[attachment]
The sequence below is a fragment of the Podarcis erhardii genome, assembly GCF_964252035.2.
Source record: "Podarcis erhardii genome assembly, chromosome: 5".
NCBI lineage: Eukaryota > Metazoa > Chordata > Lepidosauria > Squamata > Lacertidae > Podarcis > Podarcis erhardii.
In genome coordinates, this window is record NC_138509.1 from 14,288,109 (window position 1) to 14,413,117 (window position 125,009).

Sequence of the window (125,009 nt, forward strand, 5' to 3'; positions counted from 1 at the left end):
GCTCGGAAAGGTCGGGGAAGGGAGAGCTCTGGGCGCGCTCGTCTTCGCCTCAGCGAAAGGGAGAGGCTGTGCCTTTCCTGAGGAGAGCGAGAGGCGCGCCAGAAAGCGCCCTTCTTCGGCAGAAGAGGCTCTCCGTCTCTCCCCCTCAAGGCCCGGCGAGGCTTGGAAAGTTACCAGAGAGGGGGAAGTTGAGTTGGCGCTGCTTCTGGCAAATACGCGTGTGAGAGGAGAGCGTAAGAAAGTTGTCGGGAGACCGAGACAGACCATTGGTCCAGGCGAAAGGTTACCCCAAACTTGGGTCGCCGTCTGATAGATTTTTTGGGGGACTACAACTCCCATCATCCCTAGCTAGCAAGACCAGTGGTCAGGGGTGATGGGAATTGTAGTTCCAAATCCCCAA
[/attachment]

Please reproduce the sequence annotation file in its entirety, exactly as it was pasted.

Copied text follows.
The sequence below is a fragment of the Podarcis erhardii genome, assembly GCF_964252035.2.
Source record: "Podarcis erhardii genome assembly, chromosome: 5".
NCBI lineage: Eukaryota > Metazoa > Chordata > Lepidosauria > Squamata > Lacertidae > Podarcis > Podarcis erhardii.
In genome coordinates, this window is record NC_138509.1 from 14,288,109 (window position 1) to 14,413,117 (window position 125,009).

Sequence of the window (125,009 nt, forward strand, 5' to 3'; positions counted from 1 at the left end):
GCTCGGAAAGGTCGGGGAAGGGAGAGCTCTGGGCGCGCTCGTCTTCGCCTCAGCGAAAGGGAGAGGCTGTGCCTTTCCTGAGGAGAGCGAGAGGCGCGCCAGAAAGCGCCCTTCTTCGGCAGAAGAGGCTCTCCGTCTCTCCCCCTCAAGGCCCGGCGAGGCTTGGAAAGTTACCAGAGAGGGGGAAGTTGAGTTGGCGCTGCTTCTGGCAAATACGCGTGTGAGAGGAGAGCGTAAGAAAGTTGTCGGGAGACCGAGACAGACCATTGGTCCAGGCGAAAGGTTACCCCAAACTTGGGTCGCCGTCTGATAGATTTTTTGGGGGACTACAACTCCCATCATCCCTAGCTAGCAAGACCAGTGGTCAGGGGTGATGGGAATTGTAGTTCCAAATCCCCAA